I'm always reluctant to talk about my writing progress on my blog, but what you said is true. It's a way to hold yourself accountable and make a commitment to reach certain goals.
Good luck with the ones you've set.
PS: I'm glad I found your blog!

Lady Glamis said...

Well I'm cheering you on full force!!!! Outlining and planning doesn't work extremely well for me until after the first draft. I'm wishing you the best of luck and personally inviting you to email me if you have any questions or you get stuck anywhere.

Good luck!

Tricia J. O'Brien said...

Beth: I admire what you're doing so I'm glad to follow your footsteps. Just hope I don't fall on my face. ;)

Corey: See me run! You gave me a giggle, Corey. *scrambling over fence, jogging through field, hat bouncing ahead*

Shelley: Thanks for that link. I read a Janet Lee Carey book just recently and really enjoyed it. I also checked out Laurie Halse Anderson's blog after you mentioned it and I definitely like that blog and her writing challenge.

Suzanne: Yes, it has more weight knowing I've committed. Stick to it. Indeed. But now I have a mental picture of a cartoon character with sticky paper all over and the more he tries to get if off the more sticks. Hopefully, I will be in control and not vice versa.

Melissa: Isn't it grand the people we meet and the things they share on these blogs? The very notion of spreadsheet gives me headache but I'm going to do this, I think, more visually. I'm thinking of five sheets of paper for set-up, first disaster, second disaster, third disaster and resolution. Then doing brief scene outlines for each of the five sections. I also like the idea of hanging a long piece of paper on a wall and showing the story arc with pivotal scenes. That's where I might add picture cut outs or drawings to make myself a picture book of the outline. That's the sort of thing that makes such a project excite me.

Stephanie: Good to hear your experience. I've gathered so much information already it's like overload. I know I need to write, write, write for the time being.

Sarah: Thank you for coming for a visit. I love your blog; you've got great voice. I think Suzanne pointed the way there.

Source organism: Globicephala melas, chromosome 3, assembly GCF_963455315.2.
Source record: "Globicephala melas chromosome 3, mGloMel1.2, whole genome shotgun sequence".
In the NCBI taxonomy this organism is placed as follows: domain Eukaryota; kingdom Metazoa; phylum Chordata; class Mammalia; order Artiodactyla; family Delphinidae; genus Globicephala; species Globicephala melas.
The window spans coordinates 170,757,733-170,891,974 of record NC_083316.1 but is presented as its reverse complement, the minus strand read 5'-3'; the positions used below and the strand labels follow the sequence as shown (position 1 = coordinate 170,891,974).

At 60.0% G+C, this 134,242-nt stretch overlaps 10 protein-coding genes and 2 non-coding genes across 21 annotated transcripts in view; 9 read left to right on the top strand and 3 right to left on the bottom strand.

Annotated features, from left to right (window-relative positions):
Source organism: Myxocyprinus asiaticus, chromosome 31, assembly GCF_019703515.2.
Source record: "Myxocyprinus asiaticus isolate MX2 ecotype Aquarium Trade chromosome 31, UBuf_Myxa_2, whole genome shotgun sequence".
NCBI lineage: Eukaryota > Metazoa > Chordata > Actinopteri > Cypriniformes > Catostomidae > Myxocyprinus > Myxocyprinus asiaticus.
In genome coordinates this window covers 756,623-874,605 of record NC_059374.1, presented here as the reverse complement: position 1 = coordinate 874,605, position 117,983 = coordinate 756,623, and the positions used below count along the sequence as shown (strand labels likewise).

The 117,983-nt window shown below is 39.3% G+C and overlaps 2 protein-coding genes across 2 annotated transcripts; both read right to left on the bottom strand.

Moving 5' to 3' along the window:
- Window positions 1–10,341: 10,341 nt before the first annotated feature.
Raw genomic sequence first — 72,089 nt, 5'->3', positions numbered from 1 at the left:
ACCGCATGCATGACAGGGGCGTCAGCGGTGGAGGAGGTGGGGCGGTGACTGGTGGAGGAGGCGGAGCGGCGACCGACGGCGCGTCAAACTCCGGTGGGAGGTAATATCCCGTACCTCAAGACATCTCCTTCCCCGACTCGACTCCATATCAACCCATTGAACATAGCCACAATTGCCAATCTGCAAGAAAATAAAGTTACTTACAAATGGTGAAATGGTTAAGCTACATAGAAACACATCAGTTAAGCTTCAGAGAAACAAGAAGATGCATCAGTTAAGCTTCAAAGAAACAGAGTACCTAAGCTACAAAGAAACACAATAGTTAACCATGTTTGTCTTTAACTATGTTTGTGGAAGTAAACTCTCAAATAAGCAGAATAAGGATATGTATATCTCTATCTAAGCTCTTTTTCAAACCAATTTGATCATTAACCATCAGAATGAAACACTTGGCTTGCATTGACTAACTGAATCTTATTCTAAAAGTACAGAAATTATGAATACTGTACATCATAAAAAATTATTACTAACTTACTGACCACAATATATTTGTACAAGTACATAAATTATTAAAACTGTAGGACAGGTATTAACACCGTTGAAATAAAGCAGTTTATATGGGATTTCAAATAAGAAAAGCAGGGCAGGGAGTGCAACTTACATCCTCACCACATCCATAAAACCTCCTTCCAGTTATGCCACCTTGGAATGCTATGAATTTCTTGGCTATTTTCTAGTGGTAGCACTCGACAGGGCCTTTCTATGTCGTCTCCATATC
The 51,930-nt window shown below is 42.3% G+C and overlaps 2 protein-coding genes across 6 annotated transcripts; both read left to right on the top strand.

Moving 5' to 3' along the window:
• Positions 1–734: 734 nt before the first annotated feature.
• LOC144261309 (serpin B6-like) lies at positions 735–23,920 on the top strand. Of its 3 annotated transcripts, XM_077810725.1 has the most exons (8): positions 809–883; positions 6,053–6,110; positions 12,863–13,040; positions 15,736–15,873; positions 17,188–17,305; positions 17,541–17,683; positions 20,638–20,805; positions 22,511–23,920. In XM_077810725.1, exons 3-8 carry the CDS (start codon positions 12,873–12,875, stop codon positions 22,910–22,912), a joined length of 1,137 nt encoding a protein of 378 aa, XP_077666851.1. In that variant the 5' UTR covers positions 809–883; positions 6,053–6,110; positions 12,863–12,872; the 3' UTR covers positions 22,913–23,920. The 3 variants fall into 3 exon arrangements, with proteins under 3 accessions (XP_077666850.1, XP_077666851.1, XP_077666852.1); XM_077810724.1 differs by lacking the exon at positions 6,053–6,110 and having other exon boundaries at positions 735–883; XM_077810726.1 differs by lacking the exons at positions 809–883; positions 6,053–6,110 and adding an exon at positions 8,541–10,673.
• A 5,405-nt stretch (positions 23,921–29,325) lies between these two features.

Lady Glamis: Thank you on many levels! I'm just starting the second draft as a rewrite, so this is perfect timing. It's so generous of you to offer help if I get myself lost. I think my map will have to have visuals!

Donna said...

Thanks for the garden walk and for inviting us to visit Lady Glamis' blog. I look forward to mapping, just as soon as I get this first draft done.

Dave said...

Fun post, and I loved the Gaiman thing. That's how I want to be when I write. I want to be in the moment and find out what happens next.

Now, I just read Lady G's post, and it is impressive and daunting all at once. Let me know how it goes. I'd be interested in knowing if you make it through any of the steps or all of them. The map was pretty cool. I liked how the arrows pointed back as a way of signaling that foreshadowing is needed for each of the main plot points. If I was to go for it I would probaly just try to map it out by using that visual. I'm afraid my circuits would overload if I tried to do the whole thing.

Tricia J. O'Brien said...

Donna: Ah, you're brave--looking forward to mapping!

Dave: Glad you loved the Gaiman thing, too. I can see him look up, eyes unfocused, confused and not willing to have anything so mundane yank him out of the magic place
Yes, I'm totally concerned about my circuits. this is really pushing my comfort zone.

Donna said...

So that's where Gaiman's imagination and productivity come from. He lives in that magic place, and the mundane is a blur on the sidelines.

Yvonne said...

Hi Tricia,
You have an amazing blog and list of followers for a newbie. You have obviously been very active, and I appreciate the effort that takes. I liked this post because my sister lives in the desert of Palmdale and I feel her angst as she tries to grow a tomato or an eggplant. She never gives up and struggles to keep a small patch of grass in honor of her Michigan upbringing. While her neighbors have all given into cactus and gravel, my sister stubbornly waters her own little tomato gems. It's not unlike the fortitude a writer must have to succeed. I admire perseverance in any form.

Tricia J. O'Brien said...

Yvonne: Welcome to my blog. I love yours--the beauty and depth of the poetry and photographs. You are so right that a writer is much like a garden under all kinds of stresses. But the rewards can be so sweet.